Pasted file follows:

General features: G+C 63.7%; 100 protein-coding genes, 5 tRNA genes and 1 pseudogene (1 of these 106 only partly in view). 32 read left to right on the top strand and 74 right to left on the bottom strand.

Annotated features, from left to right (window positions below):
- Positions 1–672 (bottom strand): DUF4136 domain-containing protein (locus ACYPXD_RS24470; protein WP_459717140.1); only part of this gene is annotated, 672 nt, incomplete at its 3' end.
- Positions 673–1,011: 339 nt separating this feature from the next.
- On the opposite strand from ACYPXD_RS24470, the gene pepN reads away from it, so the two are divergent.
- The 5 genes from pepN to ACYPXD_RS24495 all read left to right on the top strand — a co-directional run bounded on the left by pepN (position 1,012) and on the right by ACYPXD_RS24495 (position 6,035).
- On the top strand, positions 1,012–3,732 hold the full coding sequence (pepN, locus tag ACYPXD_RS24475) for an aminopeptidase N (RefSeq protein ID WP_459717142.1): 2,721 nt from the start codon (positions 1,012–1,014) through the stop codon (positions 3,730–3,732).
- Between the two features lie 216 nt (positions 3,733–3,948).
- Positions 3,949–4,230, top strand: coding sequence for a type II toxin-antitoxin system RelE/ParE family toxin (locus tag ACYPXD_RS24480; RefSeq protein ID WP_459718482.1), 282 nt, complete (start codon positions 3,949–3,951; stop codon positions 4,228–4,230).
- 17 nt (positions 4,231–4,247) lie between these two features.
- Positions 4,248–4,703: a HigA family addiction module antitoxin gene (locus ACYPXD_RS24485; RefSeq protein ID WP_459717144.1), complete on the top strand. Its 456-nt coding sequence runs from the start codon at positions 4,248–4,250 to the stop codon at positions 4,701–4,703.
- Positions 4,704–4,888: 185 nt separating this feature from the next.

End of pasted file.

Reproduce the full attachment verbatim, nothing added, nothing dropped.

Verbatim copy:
General features: G+C 63.7%; 100 protein-coding genes, 5 tRNA genes and 1 pseudogene (1 of these 106 only partly in view). 32 read left to right on the top strand and 74 right to left on the bottom strand.

Annotated features, from left to right (window positions below):
- Positions 1–672 (bottom strand): DUF4136 domain-containing protein (locus ACYPXD_RS24470; protein WP_459717140.1); only part of this gene is annotated, 672 nt, incomplete at its 3' end.
- Positions 673–1,011: 339 nt separating this feature from the next.
- On the opposite strand from ACYPXD_RS24470, the gene pepN reads away from it, so the two are divergent.
- The 5 genes from pepN to ACYPXD_RS24495 all read left to right on the top strand — a co-directional run bounded on the left by pepN (position 1,012) and on the right by ACYPXD_RS24495 (position 6,035).
- On the top strand, positions 1,012–3,732 hold the full coding sequence (pepN, locus tag ACYPXD_RS24475) for an aminopeptidase N (RefSeq protein ID WP_459717142.1): 2,721 nt from the start codon (positions 1,012–1,014) through the stop codon (positions 3,730–3,732).
- Between the two features lie 216 nt (positions 3,733–3,948).
- Positions 3,949–4,230, top strand: coding sequence for a type II toxin-antitoxin system RelE/ParE family toxin (locus tag ACYPXD_RS24480; RefSeq protein ID WP_459718482.1), 282 nt, complete (start codon positions 3,949–3,951; stop codon positions 4,228–4,230).
- 17 nt (positions 4,231–4,247) lie between these two features.
- Positions 4,248–4,703: a HigA family addiction module antitoxin gene (locus ACYPXD_RS24485; RefSeq protein ID WP_459717144.1), complete on the top strand. Its 456-nt coding sequence runs from the start codon at positions 4,248–4,250 to the stop codon at positions 4,701–4,703.
- Positions 4,704–4,888: 185 nt separating this feature from the next.